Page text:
Is it possible that the struggle you’re facing is God’s way of pressing the old life out of you so that you can be better used of Him? Is it possible that the very thing you are asking Him to take away is the thing He will use to make you great in His kingdom? I know what it feels like to have the gates of hell unleashed and feel caught up in the eye of a hurricane. However, there are some distinct lessons that may help you in your moment of need:
1. Change Your Perspective of Brokenness. In Mark Rutland’s “10 Things I Wish I Knew When I Was 21,” he shares that “very rarely real wholeness does not emerge from real brokenness.” We have been taught that brokenness is weakness in our society, but God sees a broken person as someone He can use. As McVey says, “Your sense of failure may be the catalyst God wants to use to bring you a new understanding of the meaning of the Christian life.”
I viewed God breaking me as a sign of his disfavor, his dislike for me. However, when I came to the understanding that there was too much of me that He needed to get out of the way in order to use me, His methods appeared a little more humane and not so cruel. He wasn’t breaking me to destroy me — He was breaking me so I could be reborn. I was reserving parts of myself for myself and giving him a very small piece to use — He wanted it all. If you consider your pain as the birthplace of the new thing He is doing, it feels more bearable.
2. Stay Active: During the darkest moments of my trial, I wanted to crawl in bed and wallow in my own self-misery. I didn’t feel like being around other people or opening up about my struggles. However, what helped me get through some of the darkness was staying connected to others. When I left teaching, and it felt like all of the structure and purpose had dropped out of my life, one of the things that helped keep me going were the launch team events for the new church campus. We had several events during the month to promote the new campus to the community, and I went to every one.
I missed the schedule and the sense of direction I had as a teacher — each event helped take me away from the turmoil I was experiencing in my isolated moments of reflection. Another lifesaver was a mom group I joined on Thursday mornings. Although I didn’t share in detail all that I was experiencing, I let the ladies in my group know that I was going through some hard times — and they prayed for me. The regular routine of studying God’s Word, meeting with other women, and sharing stories helped me look outside of myself and my situation. All of the church events and mom group meetings helped me to keep propelling forward.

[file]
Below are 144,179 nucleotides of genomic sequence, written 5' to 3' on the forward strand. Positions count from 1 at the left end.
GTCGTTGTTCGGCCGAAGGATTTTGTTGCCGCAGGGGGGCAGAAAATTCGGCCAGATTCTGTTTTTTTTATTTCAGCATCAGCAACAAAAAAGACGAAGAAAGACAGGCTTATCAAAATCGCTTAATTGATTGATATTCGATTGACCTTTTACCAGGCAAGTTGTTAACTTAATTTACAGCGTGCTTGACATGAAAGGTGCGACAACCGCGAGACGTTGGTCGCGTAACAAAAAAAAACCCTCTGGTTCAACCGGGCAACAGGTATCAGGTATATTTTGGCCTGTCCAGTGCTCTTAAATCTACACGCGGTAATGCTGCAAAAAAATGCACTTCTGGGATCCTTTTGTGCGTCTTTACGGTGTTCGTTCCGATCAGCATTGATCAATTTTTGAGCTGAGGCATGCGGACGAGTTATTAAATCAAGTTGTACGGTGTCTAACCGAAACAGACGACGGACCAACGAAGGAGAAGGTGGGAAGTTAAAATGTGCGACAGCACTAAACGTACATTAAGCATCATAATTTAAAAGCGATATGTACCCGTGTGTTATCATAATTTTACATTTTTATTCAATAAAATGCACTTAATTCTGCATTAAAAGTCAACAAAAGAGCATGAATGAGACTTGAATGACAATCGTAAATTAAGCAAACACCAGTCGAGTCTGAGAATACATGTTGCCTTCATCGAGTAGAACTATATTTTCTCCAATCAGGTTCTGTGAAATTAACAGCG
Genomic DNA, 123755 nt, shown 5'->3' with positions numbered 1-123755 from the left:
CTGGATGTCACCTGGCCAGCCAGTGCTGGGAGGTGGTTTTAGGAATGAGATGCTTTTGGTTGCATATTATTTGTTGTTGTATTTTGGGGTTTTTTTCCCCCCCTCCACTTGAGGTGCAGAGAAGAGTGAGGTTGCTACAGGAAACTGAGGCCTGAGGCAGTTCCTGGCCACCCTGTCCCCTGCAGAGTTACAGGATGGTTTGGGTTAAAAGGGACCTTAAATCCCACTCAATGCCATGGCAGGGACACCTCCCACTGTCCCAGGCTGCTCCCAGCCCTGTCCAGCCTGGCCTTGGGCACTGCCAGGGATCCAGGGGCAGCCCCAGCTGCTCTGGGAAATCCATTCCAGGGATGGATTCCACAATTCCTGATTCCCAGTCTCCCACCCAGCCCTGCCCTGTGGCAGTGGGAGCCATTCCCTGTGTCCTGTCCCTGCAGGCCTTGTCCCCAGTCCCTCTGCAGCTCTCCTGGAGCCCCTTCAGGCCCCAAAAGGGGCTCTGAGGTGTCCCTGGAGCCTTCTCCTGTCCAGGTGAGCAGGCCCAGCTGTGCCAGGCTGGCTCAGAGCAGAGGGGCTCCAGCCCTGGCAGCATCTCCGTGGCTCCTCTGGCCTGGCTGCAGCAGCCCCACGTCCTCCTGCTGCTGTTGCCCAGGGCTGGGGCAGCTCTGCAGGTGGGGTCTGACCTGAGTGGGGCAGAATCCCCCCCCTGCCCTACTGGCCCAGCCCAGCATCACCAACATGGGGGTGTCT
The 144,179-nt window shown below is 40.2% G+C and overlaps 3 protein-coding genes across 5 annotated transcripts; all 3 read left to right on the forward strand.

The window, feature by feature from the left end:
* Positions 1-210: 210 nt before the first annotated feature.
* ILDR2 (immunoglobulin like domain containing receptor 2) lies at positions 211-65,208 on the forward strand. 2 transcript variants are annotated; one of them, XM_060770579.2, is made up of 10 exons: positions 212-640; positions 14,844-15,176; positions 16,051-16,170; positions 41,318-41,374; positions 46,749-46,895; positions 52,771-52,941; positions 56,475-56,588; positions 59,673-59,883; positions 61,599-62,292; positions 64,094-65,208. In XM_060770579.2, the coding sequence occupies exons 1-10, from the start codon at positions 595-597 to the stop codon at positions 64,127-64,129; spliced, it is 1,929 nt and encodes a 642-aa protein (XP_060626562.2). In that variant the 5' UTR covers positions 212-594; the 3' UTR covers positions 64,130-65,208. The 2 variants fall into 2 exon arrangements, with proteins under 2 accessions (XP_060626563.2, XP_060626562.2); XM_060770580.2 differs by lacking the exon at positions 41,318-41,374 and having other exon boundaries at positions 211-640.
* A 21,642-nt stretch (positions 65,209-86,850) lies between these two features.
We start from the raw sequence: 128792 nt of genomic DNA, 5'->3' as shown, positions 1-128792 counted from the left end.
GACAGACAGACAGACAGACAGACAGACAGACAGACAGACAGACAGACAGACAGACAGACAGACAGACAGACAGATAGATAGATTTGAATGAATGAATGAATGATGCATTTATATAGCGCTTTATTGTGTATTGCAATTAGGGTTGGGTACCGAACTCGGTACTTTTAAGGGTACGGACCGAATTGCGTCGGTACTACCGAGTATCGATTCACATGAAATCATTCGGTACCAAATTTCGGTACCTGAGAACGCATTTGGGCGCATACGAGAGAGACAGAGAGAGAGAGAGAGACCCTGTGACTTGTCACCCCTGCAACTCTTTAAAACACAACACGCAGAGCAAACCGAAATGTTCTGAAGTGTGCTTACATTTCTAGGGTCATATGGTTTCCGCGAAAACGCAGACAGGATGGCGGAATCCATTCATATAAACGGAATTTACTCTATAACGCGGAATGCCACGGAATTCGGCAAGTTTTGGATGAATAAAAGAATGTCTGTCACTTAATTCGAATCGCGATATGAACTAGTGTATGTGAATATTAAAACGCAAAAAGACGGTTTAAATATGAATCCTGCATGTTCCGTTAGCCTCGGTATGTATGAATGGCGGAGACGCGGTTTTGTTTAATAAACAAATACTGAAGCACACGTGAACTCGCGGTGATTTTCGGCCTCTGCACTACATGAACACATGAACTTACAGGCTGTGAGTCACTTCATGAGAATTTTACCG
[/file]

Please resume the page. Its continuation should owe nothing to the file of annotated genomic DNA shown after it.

3. Look at pain as a gift. Ann Voskamp explains in her study One Thousand Gifts that we should “open our hands to pain.” What it means to “open our hands to pain” is to not run away from it. There are times I have faced a tough situation and God has given me an out, but there are other times that I know He hasn’t right away. You can look for an escape to your situation (and He will not stop you), but in doing so we may miss the very gift God has intended for us. Several times over the course of the last few years, I begged God to change my situation; I considered getting a job (I even went ahead and updated my resume); I released projects too early in an attempt to get out of my period of waiting. However, he warned me in each of my efforts.
Whenever I prayed about the situation, I did not feel released to go. I kept hearing the word “obedience” — and I had to buckle down for more testing even though it was killing me. And that was the point. I would have missed the preparation and lessons of my journey. “Opening my hands to pain” meant accepting my situation for the moment — not acting to avoid God’s instruction and his time of testing, but instead doing what He had for me in the moment (however illogical it seemed to me).